New research has found that taking a one-week break from social media could lead to significant improvements in a person’s wellbeing, depression and anxiety, with the hopes that, in the future, it could be suggested to help people manage their mental health.
Researchers from the University of Bath examined the mental health effects of a week-long social media break. Participants were asked to clear nine hours of their week that would otherwise have been spent using social media.
The study gathered 154 participants aged 18 to 72 who used social media daily. The volunteers were randomly allocated into either an intervention group, where they were asked to stop using all social media for one week or a control group, where they could continue scrolling as usual. At the beginning of the study, the researchers took baseline scores for anxiety, depression and wellbeing.
The participants who were asked to take the one-week break had significantly improved wellbeing, depression, and anxiety than those who continued to use social media, suggesting a short-term benefit.
Lead researcher from Bath’s Department for Health, Dr Jeff Lambert, explains: “Scrolling social media is so ubiquitous that many of us do it almost without thinking from the moment we wake up to when we close our eyes at night.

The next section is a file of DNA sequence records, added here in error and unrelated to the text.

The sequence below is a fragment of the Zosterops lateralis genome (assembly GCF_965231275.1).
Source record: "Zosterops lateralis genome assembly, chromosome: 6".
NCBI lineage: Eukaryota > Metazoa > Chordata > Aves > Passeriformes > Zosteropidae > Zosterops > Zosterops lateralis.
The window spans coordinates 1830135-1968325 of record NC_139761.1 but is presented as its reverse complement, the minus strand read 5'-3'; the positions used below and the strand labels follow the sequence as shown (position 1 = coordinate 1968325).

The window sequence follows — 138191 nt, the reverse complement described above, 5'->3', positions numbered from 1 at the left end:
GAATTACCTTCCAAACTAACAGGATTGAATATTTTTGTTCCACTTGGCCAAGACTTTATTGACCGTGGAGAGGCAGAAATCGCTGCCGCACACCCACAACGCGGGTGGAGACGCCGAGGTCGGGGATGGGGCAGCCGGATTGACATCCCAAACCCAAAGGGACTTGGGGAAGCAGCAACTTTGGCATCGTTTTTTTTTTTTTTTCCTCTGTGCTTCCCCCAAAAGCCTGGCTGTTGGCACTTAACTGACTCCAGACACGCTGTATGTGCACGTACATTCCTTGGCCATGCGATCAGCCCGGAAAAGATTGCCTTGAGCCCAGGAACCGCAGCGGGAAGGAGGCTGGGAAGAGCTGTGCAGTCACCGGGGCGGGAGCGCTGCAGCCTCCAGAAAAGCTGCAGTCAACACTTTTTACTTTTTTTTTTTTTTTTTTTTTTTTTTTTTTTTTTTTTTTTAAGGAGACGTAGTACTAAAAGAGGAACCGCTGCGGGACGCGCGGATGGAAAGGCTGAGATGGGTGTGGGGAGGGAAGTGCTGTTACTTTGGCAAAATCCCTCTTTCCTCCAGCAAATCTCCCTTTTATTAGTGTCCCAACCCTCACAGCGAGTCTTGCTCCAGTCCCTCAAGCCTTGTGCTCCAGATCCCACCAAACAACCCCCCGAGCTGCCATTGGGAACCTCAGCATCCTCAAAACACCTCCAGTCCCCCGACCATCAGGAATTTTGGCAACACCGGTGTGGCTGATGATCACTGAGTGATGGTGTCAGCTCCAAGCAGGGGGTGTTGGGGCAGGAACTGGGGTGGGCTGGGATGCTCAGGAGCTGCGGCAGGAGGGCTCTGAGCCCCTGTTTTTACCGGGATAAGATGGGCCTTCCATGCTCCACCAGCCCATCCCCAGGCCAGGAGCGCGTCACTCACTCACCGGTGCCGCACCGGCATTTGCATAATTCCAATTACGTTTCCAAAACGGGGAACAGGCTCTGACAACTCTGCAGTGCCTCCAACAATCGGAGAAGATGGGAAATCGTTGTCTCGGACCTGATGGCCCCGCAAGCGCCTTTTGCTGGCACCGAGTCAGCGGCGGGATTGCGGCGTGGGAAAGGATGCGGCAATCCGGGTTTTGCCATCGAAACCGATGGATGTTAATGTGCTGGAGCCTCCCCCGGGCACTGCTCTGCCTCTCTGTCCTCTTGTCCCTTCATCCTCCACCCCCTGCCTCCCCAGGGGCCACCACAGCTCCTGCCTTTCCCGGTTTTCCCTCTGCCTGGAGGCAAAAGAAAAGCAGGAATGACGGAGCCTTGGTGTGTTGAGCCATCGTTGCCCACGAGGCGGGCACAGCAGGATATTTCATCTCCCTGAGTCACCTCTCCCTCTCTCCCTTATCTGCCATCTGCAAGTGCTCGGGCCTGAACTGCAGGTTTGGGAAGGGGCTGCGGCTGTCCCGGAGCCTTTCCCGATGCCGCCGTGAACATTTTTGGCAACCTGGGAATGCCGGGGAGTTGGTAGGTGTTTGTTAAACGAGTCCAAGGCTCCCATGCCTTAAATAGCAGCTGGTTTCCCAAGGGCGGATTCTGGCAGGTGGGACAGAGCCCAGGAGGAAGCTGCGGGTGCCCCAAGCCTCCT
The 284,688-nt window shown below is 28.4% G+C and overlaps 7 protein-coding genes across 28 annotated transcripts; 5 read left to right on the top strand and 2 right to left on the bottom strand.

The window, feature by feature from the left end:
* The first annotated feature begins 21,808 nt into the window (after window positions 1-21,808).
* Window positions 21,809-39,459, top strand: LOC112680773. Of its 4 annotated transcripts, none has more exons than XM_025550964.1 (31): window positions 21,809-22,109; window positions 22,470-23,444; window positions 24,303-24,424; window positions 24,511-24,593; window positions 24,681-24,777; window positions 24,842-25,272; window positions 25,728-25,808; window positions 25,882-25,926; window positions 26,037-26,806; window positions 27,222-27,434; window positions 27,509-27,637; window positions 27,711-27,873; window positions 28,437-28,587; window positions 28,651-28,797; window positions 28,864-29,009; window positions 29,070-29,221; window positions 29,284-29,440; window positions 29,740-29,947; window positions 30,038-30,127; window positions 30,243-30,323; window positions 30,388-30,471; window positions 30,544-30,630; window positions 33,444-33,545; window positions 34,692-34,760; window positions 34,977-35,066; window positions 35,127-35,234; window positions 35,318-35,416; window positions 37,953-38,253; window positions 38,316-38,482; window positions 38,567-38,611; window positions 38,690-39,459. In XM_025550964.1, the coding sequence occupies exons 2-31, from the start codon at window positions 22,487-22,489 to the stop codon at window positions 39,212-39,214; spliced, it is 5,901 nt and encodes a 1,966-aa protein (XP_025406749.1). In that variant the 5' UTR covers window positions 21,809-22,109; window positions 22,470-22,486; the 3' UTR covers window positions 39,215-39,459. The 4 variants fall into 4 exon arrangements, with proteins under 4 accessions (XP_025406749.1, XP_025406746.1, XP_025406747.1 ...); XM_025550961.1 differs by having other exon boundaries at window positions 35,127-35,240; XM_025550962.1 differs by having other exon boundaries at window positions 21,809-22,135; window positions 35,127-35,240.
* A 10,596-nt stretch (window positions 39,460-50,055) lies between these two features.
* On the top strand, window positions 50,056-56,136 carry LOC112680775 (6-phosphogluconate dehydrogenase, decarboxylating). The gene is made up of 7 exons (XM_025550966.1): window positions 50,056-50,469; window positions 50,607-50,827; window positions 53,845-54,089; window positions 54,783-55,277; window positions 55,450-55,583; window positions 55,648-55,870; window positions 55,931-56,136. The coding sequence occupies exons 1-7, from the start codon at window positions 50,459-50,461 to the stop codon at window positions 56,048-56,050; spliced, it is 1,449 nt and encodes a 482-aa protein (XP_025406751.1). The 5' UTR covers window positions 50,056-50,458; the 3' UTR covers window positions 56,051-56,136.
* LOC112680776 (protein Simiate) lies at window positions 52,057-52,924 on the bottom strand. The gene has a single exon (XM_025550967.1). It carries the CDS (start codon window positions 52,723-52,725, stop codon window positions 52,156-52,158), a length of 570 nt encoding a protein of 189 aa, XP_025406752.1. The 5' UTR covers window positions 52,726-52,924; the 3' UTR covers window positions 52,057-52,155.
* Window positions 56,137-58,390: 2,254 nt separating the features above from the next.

“We know that social media usage is huge and that there are increasing concerns about its mental health effects, so with this study, we wanted to see whether simply asking people to take a week’s break could yield mental health benefits.
“Many of our participants reported positive effects from being off social media with improved mood and less anxiety overall. This suggests that even just a small break can have an impact.
“Of course, social media is a part of life, and for many people, it’s an indispensable part of who they are and how they interact with others. But if you are spending hours each week scrolling and you feel it is negatively impacting you, it could be worth cutting down on your usage to see if it helps.”
The team now want to build on the study to see whether taking short social media breaks can help different demographics (e.g., younger people or people with physical and mental health conditions). The team also want to study the effects over an extended period to see if the benefits last over time. If so, in the future, they speculate that this could form part of the suite of clinical options used to help manage mental health.
Social media use isn’t the only factor that needs to be taken into account when we examine mental health. As shown in this MQ-funded study, socio-economic status, demographic and in young people parental mental health are all important factors to consider.
The study found that moderate use of social media do not play an important role in shaping a child’s life satisfaction. Higher levels of use is associated with lower levels of happiness, especially for girls but more research is needed to understand how this technology is being used. As well as focusing on high levels of social media use, policymakers should also concentrate on particular demographic groupings and factors affecting the social fabric of the households in which children grow up.
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